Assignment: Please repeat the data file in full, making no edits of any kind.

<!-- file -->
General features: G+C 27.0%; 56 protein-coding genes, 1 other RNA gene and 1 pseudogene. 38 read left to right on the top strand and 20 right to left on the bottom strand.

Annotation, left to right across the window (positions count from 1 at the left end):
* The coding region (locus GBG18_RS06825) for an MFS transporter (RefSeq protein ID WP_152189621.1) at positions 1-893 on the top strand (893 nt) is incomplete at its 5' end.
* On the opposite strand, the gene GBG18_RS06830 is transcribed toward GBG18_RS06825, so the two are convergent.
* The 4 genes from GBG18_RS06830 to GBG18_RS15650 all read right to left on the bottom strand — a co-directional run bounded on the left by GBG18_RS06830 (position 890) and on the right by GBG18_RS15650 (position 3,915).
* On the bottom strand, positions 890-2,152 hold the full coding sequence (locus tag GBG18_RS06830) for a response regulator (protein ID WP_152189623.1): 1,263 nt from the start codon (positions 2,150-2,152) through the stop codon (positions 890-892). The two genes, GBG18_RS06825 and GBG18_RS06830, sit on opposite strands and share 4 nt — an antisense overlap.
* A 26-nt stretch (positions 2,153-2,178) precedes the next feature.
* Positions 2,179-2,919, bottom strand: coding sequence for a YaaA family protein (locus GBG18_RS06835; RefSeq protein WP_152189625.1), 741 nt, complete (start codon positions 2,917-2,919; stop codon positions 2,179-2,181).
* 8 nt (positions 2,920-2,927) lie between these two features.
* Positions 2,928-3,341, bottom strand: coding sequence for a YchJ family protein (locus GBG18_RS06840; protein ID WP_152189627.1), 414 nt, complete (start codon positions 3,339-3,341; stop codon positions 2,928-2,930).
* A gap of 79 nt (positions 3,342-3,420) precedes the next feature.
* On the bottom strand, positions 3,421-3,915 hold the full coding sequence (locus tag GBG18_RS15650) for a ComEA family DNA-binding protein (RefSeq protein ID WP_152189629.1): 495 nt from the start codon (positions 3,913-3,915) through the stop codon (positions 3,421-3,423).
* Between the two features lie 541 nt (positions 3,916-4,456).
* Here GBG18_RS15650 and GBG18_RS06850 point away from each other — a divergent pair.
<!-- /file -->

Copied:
General features: G+C 27.0%; 56 protein-coding genes, 1 other RNA gene and 1 pseudogene. 38 read left to right on the top strand and 20 right to left on the bottom strand.

Annotation, left to right across the window (positions count from 1 at the left end):
* The coding region (locus GBG18_RS06825) for an MFS transporter (RefSeq protein ID WP_152189621.1) at positions 1-893 on the top strand (893 nt) is incomplete at its 5' end.
* On the opposite strand, the gene GBG18_RS06830 is transcribed toward GBG18_RS06825, so the two are convergent.
* The 4 genes from GBG18_RS06830 to GBG18_RS15650 all read right to left on the bottom strand — a co-directional run bounded on the left by GBG18_RS06830 (position 890) and on the right by GBG18_RS15650 (position 3,915).
* On the bottom strand, positions 890-2,152 hold the full coding sequence (locus tag GBG18_RS06830) for a response regulator (protein ID WP_152189623.1): 1,263 nt from the start codon (positions 2,150-2,152) through the stop codon (positions 890-892). The two genes, GBG18_RS06825 and GBG18_RS06830, sit on opposite strands and share 4 nt — an antisense overlap.
* A 26-nt stretch (positions 2,153-2,178) precedes the next feature.
* Positions 2,179-2,919, bottom strand: coding sequence for a YaaA family protein (locus GBG18_RS06835; RefSeq protein WP_152189625.1), 741 nt, complete (start codon positions 2,917-2,919; stop codon positions 2,179-2,181).
* 8 nt (positions 2,920-2,927) lie between these two features.
* Positions 2,928-3,341, bottom strand: coding sequence for a YchJ family protein (locus GBG18_RS06840; protein ID WP_152189627.1), 414 nt, complete (start codon positions 3,339-3,341; stop codon positions 2,928-2,930).
* A gap of 79 nt (positions 3,342-3,420) precedes the next feature.
* On the bottom strand, positions 3,421-3,915 hold the full coding sequence (locus tag GBG18_RS15650) for a ComEA family DNA-binding protein (RefSeq protein ID WP_152189629.1): 495 nt from the start codon (positions 3,913-3,915) through the stop codon (positions 3,421-3,423).
* Between the two features lie 541 nt (positions 3,916-4,456).
* Here GBG18_RS15650 and GBG18_RS06850 point away from each other — a divergent pair.